So, the Engel curve shows the relationship between income and quantity demanded. It shows how the quantity demanded of the commodity changes as the consumer’s income level changes.
Derivation of Downward Sloping Engel Curve
The Engel curve for inferior goods slopes downward. It means if the income effect for a good is negative then the Engel curve slopes downward. The following figure shows the derivation of the Engel curve for the inferior good.
The income effect for a good is believed to be negative when with an increase in his income, the consumer reduces his consumption of the goods. Such goods for which the income effect is negative are known as inferior goods. In the case of an inferior good, the Engel curve is downward sloping.
In the above figure (in Part-A) the consumer is in the equilibrium at point E1 where the budget line AB and indifference curve IC1 are tangent to each other. At this equilibrium point, the consumer buys X1 units of good X and Y1 units of good Y. When there is an increase in income, assuming no change in the price of two goods, the budget line shifts towards the right from AB to A1B1.
The new budget line A1B1 is tangent with the upper indifference curve at point E2. At the new equilibrium point, the consumer buys X2 units of good X and Y2 units of good Y. Here the consumer has increased the demand for good X but reduced the demand for good Y. If there is a further increase in income, the consumer further increases the demand for good X and reduces the demand for good Y. This has been shown by the new equilibrium point on an upper indifference curve IC3.
If we join these three equilibrium points, we get the curve known as the income consumption curve (ICC). The ICC slopes downward to the right showing a negative income effect.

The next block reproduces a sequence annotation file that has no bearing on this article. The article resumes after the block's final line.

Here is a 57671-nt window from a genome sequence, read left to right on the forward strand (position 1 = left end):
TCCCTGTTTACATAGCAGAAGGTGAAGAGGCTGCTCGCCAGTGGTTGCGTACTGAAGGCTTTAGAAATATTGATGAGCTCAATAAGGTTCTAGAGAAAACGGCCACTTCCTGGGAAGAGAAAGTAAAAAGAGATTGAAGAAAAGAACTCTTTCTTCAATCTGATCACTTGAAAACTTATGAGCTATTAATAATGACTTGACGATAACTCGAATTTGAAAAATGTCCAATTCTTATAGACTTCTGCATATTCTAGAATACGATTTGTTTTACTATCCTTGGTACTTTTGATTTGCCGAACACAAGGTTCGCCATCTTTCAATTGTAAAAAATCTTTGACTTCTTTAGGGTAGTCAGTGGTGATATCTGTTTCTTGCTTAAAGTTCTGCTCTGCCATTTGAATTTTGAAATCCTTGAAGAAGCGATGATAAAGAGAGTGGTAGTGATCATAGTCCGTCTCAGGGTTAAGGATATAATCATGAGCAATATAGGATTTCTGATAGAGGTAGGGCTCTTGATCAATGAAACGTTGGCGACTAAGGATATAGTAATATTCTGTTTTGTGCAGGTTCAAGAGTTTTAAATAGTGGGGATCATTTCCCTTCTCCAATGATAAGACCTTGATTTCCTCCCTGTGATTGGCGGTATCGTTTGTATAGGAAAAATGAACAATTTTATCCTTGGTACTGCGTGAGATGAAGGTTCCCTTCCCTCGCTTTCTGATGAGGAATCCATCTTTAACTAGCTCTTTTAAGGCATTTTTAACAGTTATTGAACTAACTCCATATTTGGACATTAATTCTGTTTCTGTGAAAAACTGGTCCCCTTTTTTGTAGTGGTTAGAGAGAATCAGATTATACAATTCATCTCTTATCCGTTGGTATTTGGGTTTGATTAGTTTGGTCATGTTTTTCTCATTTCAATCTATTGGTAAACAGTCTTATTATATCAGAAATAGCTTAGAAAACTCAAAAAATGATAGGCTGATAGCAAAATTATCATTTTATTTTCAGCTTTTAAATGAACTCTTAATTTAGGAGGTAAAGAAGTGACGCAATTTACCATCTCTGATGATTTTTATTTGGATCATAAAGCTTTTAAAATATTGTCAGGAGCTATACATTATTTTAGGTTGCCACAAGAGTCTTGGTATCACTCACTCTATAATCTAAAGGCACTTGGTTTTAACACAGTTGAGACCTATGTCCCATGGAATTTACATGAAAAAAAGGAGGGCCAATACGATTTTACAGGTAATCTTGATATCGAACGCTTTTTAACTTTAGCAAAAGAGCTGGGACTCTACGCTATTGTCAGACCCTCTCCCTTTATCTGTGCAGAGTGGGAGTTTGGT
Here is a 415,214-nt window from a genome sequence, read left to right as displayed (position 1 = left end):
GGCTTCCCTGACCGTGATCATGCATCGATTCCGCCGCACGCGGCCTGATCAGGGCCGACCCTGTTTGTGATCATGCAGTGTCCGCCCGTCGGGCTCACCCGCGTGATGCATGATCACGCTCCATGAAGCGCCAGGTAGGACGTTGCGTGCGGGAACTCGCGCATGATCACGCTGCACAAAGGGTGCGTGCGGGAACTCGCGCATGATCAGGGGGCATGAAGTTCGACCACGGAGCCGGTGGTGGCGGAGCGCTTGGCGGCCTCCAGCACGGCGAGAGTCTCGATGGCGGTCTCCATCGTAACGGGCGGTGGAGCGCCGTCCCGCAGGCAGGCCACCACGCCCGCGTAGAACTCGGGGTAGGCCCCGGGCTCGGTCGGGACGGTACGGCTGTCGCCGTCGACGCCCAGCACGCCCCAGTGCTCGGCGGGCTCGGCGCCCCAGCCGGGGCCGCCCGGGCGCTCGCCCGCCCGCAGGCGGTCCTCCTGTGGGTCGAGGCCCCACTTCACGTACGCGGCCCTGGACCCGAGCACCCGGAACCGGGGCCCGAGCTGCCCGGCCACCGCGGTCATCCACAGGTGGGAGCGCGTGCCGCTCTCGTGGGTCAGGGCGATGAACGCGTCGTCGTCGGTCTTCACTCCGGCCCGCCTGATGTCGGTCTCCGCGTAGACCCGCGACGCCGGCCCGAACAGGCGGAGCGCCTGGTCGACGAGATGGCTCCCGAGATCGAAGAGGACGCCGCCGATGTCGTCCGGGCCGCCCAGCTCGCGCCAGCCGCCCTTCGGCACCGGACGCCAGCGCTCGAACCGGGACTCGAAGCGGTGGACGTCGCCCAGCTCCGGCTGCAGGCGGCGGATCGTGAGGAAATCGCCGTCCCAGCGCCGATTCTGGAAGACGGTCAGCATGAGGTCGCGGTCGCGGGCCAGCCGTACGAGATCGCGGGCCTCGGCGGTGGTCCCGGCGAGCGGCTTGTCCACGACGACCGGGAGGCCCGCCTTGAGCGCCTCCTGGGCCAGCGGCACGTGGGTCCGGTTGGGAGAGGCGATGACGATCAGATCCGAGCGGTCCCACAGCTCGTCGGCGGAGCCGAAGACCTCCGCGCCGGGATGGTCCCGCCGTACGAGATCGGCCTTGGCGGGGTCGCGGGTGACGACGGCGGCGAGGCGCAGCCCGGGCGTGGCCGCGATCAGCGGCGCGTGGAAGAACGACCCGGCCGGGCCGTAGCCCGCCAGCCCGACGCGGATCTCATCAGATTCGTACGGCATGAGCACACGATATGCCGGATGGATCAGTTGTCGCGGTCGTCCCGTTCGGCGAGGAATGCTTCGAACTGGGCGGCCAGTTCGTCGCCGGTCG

The income demand curve (Engel Curve) for good Y (inferior good) is derived in part C and the Engel demand curve for good X (normal good) is derived in part B of the above figure. Part A of the figure shows a downward-sloping income consumption curve representing good X as a normal good and good Y as an inferior good. At equilibrium point E1, Y1 units of good Y are demanded by the consumer at initial income. It is shown by point A in part C of the figure. Similarly, equilibrium points E2 and E3 show Y2 and Y3 units of good Y are demanded by the consumer with a subsequent increase in income and shown by points B and C in part C of the figure.
If we join points A, B, and C of the diagram in part C, we get a downward-sloping DD1 income demand curve or the Engel curve. The downward slope of the Engel curve shows the inverse relationship between income and demand for inferior goods (demand for good Y).
The Engel Curve and Income Elasticity of Demand
The income demand curve is analogous to the Engel curve as both signify the quantity demanded of a commodity at different levels of consumer income. Therefore, the following relationship between the Engel curve and income elasticity of demand can be observed;
- If a good is normal luxurious, the Engel curve slopes upward to the right, and eY is positive and greater than one.
- If a good is a normal necessity, the Engel curve slopes upwards to the right and eY is positive and less than one.
- If a good is inferior, the Engel curve slopes downwards to the right, and eY is negative.
References and Suggesting Readings
Ahuja, H.L. (2017). Advance Economic Theory. New Delhi: S. Chand & Company.
Dwivedi, D. N. (2018). Microeconomics Theory and Application. New Delhi: Vikas Publishing House PVT LTD
Kanel, N.R. and et. al. (2019). Microeconomics for Business. Kathmandu: Buddha Publications.
Shrestha, R.G. and Adhikari, G.M. (2006). Microeconomics. Kathmandu: Asia Publications Pvt. Ltd.